Adalbert (given name)
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Adalbert is an archaic given name which means "noble-bright, noble-shining", or “shining by the nobility”. It comes from Germanic adal or edel (noble) and berht (shining or bright).
In France, the name first appeared in the ninth century and its usage increased for about 200 years. Thereafter, it was increasingly supplanted by the shortened form of Albert or Elbert.
In modern times, use of the name is rare but still attested on some occasions. Other names derived from Adalbert include Adalberht and Adalbrecht.
- Adalbert (mystic) (8th century)
- Saint Adalbert of Egmond (died in the first half of the 8th century) aka Adelbert of Egmond, Northumbrian missionary
- Adalbert of Magdeburg (died 981)
- Saint Adalbert of Prague (died 997), "The Apostle of the Prussians"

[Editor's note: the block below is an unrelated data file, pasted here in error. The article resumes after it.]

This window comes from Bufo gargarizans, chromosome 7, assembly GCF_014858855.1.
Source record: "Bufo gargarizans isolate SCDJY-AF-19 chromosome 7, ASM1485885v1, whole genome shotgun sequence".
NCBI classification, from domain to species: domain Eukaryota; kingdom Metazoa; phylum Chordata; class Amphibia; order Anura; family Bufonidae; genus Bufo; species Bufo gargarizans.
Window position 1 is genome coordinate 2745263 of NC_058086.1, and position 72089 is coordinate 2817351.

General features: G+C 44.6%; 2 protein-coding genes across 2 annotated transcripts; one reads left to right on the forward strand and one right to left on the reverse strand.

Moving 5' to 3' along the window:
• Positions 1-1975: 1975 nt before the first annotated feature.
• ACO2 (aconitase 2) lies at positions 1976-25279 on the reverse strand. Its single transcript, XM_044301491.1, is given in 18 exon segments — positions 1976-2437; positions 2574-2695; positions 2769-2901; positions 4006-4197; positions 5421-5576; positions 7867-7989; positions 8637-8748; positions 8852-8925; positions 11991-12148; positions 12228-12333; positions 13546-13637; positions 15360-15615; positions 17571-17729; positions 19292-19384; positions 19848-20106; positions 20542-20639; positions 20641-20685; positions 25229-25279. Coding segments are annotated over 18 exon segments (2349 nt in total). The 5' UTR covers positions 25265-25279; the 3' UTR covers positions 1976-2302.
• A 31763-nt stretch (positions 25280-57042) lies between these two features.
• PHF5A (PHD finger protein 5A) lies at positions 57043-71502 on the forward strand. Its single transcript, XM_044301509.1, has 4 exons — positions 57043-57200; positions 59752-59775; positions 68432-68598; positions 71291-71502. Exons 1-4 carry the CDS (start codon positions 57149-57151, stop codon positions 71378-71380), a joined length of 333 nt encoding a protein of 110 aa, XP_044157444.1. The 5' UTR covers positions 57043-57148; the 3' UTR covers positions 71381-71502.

- Adalbert, Duke of Lorraine (1000–1048), aka Adalbert of Longwy
- Adalbert of Austria (died 1055), aka Adalbert the Victorious
- Adalbert of Hamburg (c. 1000 – 1072), aka Adalbert of Bremen and Adalbert I of Saxony
- Adalbert II, Count of Ballenstedt (c. 1030 – 1080)
- Adalbert of Mainz, or Adalbert I von Saarbrücken (died 1137) Archbishop of Mainz
- Adalbert of Pomerania (before 1124–1162), first bishop of the Pomeranian diocese of Kammin
- Adalbert of Spalding (fl. ca. 1160), supposed English theologian
- Adalbert of Prussia (1811–1873)
- Prince Adalbert of Bavaria (1828–1875), son of Ludwig I of Bavaria
- Adalbert I of Tuscany (846–886), duke of Tuscany, son of Boniface II
- Adalbert II of Tuscany (886–915), son of Adalbert the Duke of Tuscany
- Adalbert of Ivrea (ca. 932 – ca. 975), son of Berengar of Ivrea and king of Italy
- Adalbert III of Bohemia, Archbishop of Salzburg (1168–1177)
- Adalbert Zafirov (born 1969), Bulgarian international footballer
- Adelbert Althouse (1869–1954), American Governor of Guam
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